I had been hosting this site on GitHub pages for sometime but I had been feeling quite glum about a few things. GitHub pages did not support HTTPS for my custom domain and neither was it fronted by a CDN (although I do belive GitHub pages might be using Fastly) that I had some control over. One other thing that had been bugging me was the fact that because the site was largely static HTML, I did not update it often because I was lazy.
I took some time today to move my nameservers over to a Cloudflare and start using it as a CDN. I found some instructions on the Cloudflare site. Cloudflare also supports getting a “free” SSL cert if you use their service. I feel much better now since my team and I did the work to move nytimes.com behind a CDN and serve it over HTTPS, last year. I just had to catch up.
Now, there are some documented issues with my approach. I still went ahead with this for the time being. The key here is to ensure that you enable SSL on your origin behind your CDN too. While that is currently not possible with GitHub pages when serving a custom domain, it does get enforced in a roundabout way with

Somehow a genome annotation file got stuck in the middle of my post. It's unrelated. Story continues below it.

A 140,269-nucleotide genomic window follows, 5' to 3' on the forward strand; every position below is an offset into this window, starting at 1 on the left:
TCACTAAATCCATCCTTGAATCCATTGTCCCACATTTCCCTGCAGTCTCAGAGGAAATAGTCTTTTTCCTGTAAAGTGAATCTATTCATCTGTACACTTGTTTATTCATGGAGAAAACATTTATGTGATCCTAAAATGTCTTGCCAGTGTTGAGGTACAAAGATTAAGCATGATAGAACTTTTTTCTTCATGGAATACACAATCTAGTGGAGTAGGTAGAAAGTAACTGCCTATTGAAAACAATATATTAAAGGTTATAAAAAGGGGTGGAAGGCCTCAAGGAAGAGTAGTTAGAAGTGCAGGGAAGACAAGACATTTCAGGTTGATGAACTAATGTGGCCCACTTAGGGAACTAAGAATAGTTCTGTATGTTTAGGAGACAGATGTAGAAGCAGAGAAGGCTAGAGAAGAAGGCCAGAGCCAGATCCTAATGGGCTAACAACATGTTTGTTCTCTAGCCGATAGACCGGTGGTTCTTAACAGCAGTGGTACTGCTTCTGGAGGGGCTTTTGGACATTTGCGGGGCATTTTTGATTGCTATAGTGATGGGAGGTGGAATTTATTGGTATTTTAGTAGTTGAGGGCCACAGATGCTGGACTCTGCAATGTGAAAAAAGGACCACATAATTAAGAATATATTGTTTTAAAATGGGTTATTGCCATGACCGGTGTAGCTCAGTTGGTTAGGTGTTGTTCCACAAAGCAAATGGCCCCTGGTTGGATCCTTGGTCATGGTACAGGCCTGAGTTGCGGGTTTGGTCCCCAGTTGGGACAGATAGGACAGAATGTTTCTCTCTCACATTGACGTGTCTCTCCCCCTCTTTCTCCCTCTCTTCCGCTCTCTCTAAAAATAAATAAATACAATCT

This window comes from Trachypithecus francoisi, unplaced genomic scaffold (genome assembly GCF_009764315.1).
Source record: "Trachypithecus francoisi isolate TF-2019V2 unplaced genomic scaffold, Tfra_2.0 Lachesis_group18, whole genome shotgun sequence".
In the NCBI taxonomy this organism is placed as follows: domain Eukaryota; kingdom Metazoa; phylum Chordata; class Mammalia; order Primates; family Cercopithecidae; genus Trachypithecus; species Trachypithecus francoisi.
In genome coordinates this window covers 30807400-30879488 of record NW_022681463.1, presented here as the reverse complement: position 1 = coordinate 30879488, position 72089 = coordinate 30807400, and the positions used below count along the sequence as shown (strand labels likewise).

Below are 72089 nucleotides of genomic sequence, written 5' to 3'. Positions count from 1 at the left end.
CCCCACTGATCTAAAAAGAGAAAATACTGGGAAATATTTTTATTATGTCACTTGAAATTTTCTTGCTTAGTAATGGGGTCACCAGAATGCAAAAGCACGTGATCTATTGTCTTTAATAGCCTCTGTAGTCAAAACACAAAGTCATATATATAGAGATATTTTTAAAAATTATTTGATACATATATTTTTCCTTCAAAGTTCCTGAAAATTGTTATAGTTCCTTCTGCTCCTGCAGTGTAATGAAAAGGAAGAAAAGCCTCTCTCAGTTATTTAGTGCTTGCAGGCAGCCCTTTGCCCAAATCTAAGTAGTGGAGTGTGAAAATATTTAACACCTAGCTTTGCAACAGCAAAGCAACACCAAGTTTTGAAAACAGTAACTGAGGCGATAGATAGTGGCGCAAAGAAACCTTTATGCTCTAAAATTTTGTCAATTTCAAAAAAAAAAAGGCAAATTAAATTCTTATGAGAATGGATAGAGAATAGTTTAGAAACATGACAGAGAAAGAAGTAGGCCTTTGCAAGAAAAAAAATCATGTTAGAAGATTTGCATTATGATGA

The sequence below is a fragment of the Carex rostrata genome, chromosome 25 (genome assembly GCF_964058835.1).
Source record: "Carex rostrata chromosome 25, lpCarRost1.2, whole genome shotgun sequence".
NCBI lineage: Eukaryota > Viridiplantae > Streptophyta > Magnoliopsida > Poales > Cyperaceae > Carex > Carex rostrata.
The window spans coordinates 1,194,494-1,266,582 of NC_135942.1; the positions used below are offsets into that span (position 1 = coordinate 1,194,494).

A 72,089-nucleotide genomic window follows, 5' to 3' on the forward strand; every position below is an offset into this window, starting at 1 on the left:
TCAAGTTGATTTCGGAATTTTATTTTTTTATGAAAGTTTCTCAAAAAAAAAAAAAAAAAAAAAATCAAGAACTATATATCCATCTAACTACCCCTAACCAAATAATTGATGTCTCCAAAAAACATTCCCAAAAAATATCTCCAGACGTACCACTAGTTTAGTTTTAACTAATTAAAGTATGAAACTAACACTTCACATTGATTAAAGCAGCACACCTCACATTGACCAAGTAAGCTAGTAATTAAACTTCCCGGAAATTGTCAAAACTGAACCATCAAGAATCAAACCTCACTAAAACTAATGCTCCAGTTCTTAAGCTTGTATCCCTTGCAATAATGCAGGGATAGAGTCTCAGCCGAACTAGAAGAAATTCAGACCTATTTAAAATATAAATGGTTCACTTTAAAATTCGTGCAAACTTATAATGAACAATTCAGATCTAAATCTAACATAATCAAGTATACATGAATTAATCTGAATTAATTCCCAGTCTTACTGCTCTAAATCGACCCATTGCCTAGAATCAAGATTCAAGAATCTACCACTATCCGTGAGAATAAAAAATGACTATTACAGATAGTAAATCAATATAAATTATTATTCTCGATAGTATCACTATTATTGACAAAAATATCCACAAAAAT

mysite.github.io being redirected to my custom domain which then redirects to the HTTPS site. As always, security is never foolproof and there are weak links somewhere along the chain but this is a step in the right direction vs. serving unencrypted.
dig confirms the site is moved over to the new DNS since it is using the new nameservers from Cloudflare.
Plus, I have been wanting to try out a static site generator like Jekyll for some time which is supported by GitHub pages. Although the one that I’d really love to try someday is Hugo. I just went with the lowest barrier to entry here.
I also hope that given these changes, I’ll be more diligent and encouraged to document my thoughts (and probably happenings with my life) a bit more since it is something I wish I’d do more but find excuses to not do so.